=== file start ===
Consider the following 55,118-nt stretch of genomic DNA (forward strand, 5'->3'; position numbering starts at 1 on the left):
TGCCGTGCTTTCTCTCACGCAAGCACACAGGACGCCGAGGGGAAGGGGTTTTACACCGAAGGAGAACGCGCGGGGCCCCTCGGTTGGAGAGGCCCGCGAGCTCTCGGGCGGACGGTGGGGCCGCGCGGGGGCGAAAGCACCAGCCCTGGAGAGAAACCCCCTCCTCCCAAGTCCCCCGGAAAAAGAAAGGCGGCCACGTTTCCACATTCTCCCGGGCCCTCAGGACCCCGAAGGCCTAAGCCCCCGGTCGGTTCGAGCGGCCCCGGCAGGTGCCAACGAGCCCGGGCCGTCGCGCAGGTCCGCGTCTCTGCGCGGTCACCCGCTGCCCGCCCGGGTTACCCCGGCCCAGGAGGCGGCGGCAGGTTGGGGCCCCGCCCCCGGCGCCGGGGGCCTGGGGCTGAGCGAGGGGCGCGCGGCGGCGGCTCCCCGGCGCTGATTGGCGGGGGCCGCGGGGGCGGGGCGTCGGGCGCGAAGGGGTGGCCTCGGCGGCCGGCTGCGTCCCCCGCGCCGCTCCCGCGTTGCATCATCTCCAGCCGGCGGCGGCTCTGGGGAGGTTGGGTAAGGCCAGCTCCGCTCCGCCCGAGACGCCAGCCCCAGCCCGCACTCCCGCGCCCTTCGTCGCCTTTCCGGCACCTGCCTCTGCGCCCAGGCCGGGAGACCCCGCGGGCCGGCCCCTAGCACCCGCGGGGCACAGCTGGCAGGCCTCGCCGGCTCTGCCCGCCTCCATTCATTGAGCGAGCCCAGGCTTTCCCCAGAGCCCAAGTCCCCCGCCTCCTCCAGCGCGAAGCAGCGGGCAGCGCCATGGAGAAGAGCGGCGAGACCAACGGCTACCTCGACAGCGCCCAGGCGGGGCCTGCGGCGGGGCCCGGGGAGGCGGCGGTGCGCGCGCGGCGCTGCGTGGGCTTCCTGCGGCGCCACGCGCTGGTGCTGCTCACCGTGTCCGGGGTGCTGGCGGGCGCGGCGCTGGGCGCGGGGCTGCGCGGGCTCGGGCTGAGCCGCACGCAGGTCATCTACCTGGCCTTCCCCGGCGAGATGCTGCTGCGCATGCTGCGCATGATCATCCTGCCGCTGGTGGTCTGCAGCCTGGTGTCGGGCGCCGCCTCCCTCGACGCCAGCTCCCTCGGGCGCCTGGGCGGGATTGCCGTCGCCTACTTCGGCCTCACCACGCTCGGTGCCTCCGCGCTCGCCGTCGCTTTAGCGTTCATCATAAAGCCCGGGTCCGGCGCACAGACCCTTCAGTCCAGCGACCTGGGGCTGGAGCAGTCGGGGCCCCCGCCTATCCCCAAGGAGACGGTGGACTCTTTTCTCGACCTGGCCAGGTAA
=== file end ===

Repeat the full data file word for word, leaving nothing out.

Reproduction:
Consider the following 55,118-nt stretch of genomic DNA (forward strand, 5'->3'; position numbering starts at 1 on the left):
TGCCGTGCTTTCTCTCACGCAAGCACACAGGACGCCGAGGGGAAGGGGTTTTACACCGAAGGAGAACGCGCGGGGCCCCTCGGTTGGAGAGGCCCGCGAGCTCTCGGGCGGACGGTGGGGCCGCGCGGGGGCGAAAGCACCAGCCCTGGAGAGAAACCCCCTCCTCCCAAGTCCCCCGGAAAAAGAAAGGCGGCCACGTTTCCACATTCTCCCGGGCCCTCAGGACCCCGAAGGCCTAAGCCCCCGGTCGGTTCGAGCGGCCCCGGCAGGTGCCAACGAGCCCGGGCCGTCGCGCAGGTCCGCGTCTCTGCGCGGTCACCCGCTGCCCGCCCGGGTTACCCCGGCCCAGGAGGCGGCGGCAGGTTGGGGCCCCGCCCCCGGCGCCGGGGGCCTGGGGCTGAGCGAGGGGCGCGCGGCGGCGGCTCCCCGGCGCTGATTGGCGGGGGCCGCGGGGGCGGGGCGTCGGGCGCGAAGGGGTGGCCTCGGCGGCCGGCTGCGTCCCCCGCGCCGCTCCCGCGTTGCATCATCTCCAGCCGGCGGCGGCTCTGGGGAGGTTGGGTAAGGCCAGCTCCGCTCCGCCCGAGACGCCAGCCCCAGCCCGCACTCCCGCGCCCTTCGTCGCCTTTCCGGCACCTGCCTCTGCGCCCAGGCCGGGAGACCCCGCGGGCCGGCCCCTAGCACCCGCGGGGCACAGCTGGCAGGCCTCGCCGGCTCTGCCCGCCTCCATTCATTGAGCGAGCCCAGGCTTTCCCCAGAGCCCAAGTCCCCCGCCTCCTCCAGCGCGAAGCAGCGGGCAGCGCCATGGAGAAGAGCGGCGAGACCAACGGCTACCTCGACAGCGCCCAGGCGGGGCCTGCGGCGGGGCCCGGGGAGGCGGCGGTGCGCGCGCGGCGCTGCGTGGGCTTCCTGCGGCGCCACGCGCTGGTGCTGCTCACCGTGTCCGGGGTGCTGGCGGGCGCGGCGCTGGGCGCGGGGCTGCGCGGGCTCGGGCTGAGCCGCACGCAGGTCATCTACCTGGCCTTCCCCGGCGAGATGCTGCTGCGCATGCTGCGCATGATCATCCTGCCGCTGGTGGTCTGCAGCCTGGTGTCGGGCGCCGCCTCCCTCGACGCCAGCTCCCTCGGGCGCCTGGGCGGGATTGCCGTCGCCTACTTCGGCCTCACCACGCTCGGTGCCTCCGCGCTCGCCGTCGCTTTAGCGTTCATCATAAAGCCCGGGTCCGGCGCACAGACCCTTCAGTCCAGCGACCTGGGGCTGGAGCAGTCGGGGCCCCCGCCTATCCCCAAGGAGACGGTGGACTCTTTTCTCGACCTGGCCAGGTAA